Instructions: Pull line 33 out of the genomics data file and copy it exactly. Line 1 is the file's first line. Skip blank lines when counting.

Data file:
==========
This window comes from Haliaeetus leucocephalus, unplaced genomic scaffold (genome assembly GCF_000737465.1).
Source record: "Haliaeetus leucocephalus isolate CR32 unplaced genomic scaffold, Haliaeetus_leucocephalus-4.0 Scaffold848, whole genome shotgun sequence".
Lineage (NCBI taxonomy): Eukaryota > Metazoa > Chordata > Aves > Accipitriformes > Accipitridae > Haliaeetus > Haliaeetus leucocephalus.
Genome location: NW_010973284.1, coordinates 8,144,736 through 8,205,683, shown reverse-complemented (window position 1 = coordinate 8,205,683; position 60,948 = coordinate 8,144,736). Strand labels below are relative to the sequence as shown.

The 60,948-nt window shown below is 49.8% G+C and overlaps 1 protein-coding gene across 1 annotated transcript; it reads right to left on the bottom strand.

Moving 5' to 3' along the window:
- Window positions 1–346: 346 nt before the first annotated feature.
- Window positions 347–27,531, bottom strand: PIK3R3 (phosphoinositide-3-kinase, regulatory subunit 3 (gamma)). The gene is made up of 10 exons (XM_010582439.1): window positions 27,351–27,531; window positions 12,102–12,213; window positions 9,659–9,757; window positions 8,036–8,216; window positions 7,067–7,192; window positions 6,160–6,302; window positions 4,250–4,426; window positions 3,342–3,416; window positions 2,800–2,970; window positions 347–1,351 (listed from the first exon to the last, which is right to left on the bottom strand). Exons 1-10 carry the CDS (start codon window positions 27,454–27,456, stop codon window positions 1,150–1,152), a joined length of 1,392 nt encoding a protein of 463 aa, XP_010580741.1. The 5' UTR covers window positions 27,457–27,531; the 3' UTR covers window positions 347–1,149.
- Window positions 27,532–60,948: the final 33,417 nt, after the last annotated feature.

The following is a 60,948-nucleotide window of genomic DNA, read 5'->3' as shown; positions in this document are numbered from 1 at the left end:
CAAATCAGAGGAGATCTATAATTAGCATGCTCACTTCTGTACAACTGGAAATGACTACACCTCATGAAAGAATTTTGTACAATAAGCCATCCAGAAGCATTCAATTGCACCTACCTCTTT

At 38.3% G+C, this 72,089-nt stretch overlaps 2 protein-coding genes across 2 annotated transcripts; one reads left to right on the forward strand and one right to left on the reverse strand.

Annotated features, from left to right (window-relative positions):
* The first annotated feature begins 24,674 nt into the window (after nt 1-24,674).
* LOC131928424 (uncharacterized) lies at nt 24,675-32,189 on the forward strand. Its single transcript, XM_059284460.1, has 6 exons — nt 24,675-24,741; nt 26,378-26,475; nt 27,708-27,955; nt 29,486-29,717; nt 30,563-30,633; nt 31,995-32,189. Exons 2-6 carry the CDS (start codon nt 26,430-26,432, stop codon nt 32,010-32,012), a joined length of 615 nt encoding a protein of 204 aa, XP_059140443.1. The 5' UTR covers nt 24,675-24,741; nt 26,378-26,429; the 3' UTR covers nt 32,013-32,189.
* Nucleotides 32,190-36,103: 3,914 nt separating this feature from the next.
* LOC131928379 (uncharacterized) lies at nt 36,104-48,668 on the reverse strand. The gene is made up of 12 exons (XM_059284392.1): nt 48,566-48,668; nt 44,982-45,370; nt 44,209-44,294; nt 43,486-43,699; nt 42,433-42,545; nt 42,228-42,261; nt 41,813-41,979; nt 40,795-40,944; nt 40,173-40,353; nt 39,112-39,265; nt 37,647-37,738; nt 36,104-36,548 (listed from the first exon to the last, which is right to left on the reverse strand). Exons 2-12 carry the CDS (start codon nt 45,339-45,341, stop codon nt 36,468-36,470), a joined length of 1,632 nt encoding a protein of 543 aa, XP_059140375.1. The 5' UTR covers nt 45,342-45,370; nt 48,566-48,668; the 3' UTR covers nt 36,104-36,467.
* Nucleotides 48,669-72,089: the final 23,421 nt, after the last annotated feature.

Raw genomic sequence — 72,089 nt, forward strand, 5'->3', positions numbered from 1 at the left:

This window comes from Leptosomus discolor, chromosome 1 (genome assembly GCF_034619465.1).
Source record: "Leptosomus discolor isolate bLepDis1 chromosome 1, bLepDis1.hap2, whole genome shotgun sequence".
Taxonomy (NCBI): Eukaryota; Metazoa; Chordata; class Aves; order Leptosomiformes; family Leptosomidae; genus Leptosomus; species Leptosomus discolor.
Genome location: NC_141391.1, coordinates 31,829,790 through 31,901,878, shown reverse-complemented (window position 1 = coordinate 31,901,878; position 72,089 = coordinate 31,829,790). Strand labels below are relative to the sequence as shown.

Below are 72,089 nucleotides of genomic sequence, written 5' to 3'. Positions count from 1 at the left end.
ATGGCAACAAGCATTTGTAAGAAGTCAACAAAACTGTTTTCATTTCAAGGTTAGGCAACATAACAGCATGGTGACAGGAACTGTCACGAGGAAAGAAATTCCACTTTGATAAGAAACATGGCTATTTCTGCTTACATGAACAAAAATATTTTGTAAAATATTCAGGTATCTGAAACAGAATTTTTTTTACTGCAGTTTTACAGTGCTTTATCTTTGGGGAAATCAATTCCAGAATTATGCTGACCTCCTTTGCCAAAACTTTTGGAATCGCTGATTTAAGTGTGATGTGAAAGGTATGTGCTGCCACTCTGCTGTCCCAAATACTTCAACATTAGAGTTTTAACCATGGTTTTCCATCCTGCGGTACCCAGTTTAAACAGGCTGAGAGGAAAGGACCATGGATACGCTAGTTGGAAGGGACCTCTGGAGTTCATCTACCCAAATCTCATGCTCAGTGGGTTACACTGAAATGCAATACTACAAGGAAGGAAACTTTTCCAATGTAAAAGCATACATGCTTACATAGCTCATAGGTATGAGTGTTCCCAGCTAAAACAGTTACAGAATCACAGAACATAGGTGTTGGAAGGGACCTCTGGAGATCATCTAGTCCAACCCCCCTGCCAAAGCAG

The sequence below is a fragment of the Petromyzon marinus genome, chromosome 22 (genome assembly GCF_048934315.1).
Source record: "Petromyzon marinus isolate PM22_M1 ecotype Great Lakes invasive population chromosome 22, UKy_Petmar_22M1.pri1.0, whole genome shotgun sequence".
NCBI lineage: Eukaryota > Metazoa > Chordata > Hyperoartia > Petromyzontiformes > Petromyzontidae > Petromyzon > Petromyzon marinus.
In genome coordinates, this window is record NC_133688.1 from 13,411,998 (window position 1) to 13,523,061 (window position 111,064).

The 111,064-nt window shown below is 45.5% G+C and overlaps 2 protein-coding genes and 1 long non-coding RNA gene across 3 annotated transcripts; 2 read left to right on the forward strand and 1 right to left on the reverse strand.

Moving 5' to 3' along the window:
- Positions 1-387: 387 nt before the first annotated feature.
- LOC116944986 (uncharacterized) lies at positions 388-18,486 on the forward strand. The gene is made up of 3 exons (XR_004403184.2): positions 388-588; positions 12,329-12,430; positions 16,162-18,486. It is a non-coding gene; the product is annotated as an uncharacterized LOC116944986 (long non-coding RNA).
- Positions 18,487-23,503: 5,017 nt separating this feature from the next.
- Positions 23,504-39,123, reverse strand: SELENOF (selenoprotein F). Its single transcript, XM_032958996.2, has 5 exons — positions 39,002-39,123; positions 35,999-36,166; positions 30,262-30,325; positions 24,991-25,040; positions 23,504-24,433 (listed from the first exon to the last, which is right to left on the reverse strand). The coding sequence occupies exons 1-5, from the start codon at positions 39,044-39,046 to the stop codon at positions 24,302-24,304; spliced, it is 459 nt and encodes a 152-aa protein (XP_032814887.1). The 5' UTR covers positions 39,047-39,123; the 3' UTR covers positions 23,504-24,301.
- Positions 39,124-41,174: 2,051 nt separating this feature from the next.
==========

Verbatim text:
- LOC116944986 (uncharacterized) lies at positions 388-18,486 on the forward strand. The gene is made up of 3 exons (XR_004403184.2): positions 388-588; positions 12,329-12,430; positions 16,162-18,486. It is a non-coding gene; the product is annotated as an uncharacterized LOC116944986 (long non-coding RNA).